RALEIGH, N.C. -- One tempest after another has swirled around Winnipeg Jets defenceman Jacob Trouba this season.

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Jacob Trouba: 12 points in 55 games

Jacob Trouba: 12 points in 55 games

RALEIGH, N.C. -- One tempest after another has swirled around Winnipeg Jets defenceman Jacob Trouba this season.

The 21-year-old, cast in the role of a veteran for all practical purposes, had a tough time getting out of the starting gate. Once untracked and into rhythm, his camp's initial proposal for a long, lucrative contract extension became public. Those talks were put on hold early in the NHL season and will be left to the coming off-season, when Trouba's entry-level deal is expiring.

If there's no agreement before July 1, he'll be a restricted free agent.

And lately, especially with last week's news of teammate Dustin Byfuglien getting a five-year, US$38-million extension, Trouba's name is being tossed into trade rumours as frequently as there are conversations about the weather.

'You're here to play. I want to play (in Winnipeg). I'm here through the end of this year, and that's what I'm focused on. It's nothing to worry about right now for me' ‐ Jacob Trouba

Some pundits wonder whether the Jets can (or want to) afford Trouba for the long term. Others link his name to a possible swap with the New York Islanders, who have a pending trade request from Manitoba native Travis Hamonic.

Last week, one New York reporter said the Isles weren't interested. On the weekend, another prominent NHL blogger suggested the Islanders were really interested.

Who knows?

The third-year defenceman seemed not bothered a bit after Monday's practice at PNC Arena, where the Jets will meet the Carolina Hurricanes tonight.

"It means nothing, really," Trouba said. "I don't really pay attention too much. It's definitely something new for me. I haven't really been around that. But it's one of those things you can't really control, so why worry about it?

"That's how I kind of look at it. I just go out and play. That's out of my control and I don't really think too much about it or even spend too much time pondering it."

He said he has not discussed the depth of the rumours with his agent, Kurt Overhardt.

"Not really," Trouba said. "You're here to play. I want to play (in Winnipeg). I'm here through the end of this year, and that's what I'm focused on. It's nothing to worry about right now for me."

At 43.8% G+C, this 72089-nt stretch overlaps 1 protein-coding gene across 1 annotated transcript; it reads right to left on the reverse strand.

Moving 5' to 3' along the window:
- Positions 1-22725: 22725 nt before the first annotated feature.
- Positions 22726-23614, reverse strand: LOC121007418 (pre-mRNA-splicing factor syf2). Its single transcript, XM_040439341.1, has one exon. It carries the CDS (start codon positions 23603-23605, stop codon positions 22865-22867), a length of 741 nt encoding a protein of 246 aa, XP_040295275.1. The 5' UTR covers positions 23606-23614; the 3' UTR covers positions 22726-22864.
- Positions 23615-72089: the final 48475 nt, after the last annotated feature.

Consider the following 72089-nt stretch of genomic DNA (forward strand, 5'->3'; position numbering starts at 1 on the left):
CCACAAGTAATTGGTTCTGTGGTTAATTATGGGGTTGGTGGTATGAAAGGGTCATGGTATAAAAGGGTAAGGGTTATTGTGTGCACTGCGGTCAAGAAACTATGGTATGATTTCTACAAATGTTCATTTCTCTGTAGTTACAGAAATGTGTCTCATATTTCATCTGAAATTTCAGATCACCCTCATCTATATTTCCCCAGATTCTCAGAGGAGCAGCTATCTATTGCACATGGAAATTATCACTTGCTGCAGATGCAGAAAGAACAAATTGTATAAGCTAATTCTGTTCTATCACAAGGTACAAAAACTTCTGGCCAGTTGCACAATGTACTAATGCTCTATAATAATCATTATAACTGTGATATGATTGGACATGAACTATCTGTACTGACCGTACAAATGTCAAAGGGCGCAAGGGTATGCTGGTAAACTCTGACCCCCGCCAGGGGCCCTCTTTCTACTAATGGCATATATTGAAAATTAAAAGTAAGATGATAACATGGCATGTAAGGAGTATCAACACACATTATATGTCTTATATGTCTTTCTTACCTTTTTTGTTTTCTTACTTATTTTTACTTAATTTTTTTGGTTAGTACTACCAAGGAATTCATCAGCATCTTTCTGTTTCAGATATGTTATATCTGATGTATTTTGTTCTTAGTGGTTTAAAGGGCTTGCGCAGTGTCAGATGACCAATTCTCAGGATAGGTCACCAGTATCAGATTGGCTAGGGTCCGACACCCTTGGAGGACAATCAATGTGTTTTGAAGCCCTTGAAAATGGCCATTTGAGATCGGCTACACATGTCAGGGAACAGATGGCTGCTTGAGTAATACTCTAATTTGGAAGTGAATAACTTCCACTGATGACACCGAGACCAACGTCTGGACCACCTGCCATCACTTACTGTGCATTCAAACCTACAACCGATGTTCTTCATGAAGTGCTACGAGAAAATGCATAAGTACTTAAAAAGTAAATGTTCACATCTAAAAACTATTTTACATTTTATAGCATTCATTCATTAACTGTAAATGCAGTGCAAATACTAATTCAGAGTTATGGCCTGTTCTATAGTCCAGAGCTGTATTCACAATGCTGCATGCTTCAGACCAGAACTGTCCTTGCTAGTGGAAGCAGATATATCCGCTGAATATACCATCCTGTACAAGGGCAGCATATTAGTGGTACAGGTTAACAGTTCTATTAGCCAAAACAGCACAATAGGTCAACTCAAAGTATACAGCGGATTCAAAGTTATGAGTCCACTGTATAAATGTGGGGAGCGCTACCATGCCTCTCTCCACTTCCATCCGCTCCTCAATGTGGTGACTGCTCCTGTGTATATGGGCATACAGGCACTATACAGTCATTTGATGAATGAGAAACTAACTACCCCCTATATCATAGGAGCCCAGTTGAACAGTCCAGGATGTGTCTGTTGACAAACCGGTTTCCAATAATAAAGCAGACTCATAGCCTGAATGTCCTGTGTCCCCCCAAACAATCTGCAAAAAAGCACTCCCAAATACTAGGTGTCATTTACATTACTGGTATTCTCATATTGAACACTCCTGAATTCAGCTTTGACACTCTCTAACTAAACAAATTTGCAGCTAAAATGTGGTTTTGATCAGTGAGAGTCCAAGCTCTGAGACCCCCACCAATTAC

The games -- the Jets have 27 remaining in the NHL's regular season -- are way more worthy of his attention, Trouba said.

"From the start of the year, our goal has been to get to the playoffs," he said. "So if we can just get on a little roll here, we're not in a terrible spot. We're definitely still in the hunt and we have a chance and we just need to get on a roll and see what we can do."

The Jets (25-27-3) were eight points off the Western Conference playoff line prior to Monday's games. Their current road trip has three more games to go: tonight in Raleigh, Thursday in Tampa and Saturday in Sunrise, Fla.

Trouba, the ninth-overall pick of the 2012 draft, has found himself in a number of different spots in the Jets rotation this season, as head coach Paul Maurice tries to feed his talented right side -- that includes Byfuglien and Tyler Myers -- with enough minutes.

The Michigan native has even found himself playing on the left side at times, and is averaging 21 minutes 32 seconds per game through 55 games.

"I don't have much in the way preferences," Trouba said. "Throughout the game, I'm usually switching sides. I'm kind of all over the place. Just trying to focus on what I do and that's probably the best thing for me to do whoever I'm paired with or whoever I played will.

"It's just better to worry about myself."

Tonight, the Jets bring a six-game, road unbeaten streak into the PNC Arena.

"I think we're skating pretty well," Trouba said. "That's a big thing for us. We're battling on pucks and, when our battle is there and when we're moving our feet, we're quick and I think that's when we're at our best, when we're skating and on the forecheck.

"We get in there and rattle around at little bit, that's when we're good. We know when to make plays and when to cut our losses and kind of dump it in. Sometimes, it doesn't take a crazy or creative play, but that's what works for us."

tim.campbell@freepress.mb.ca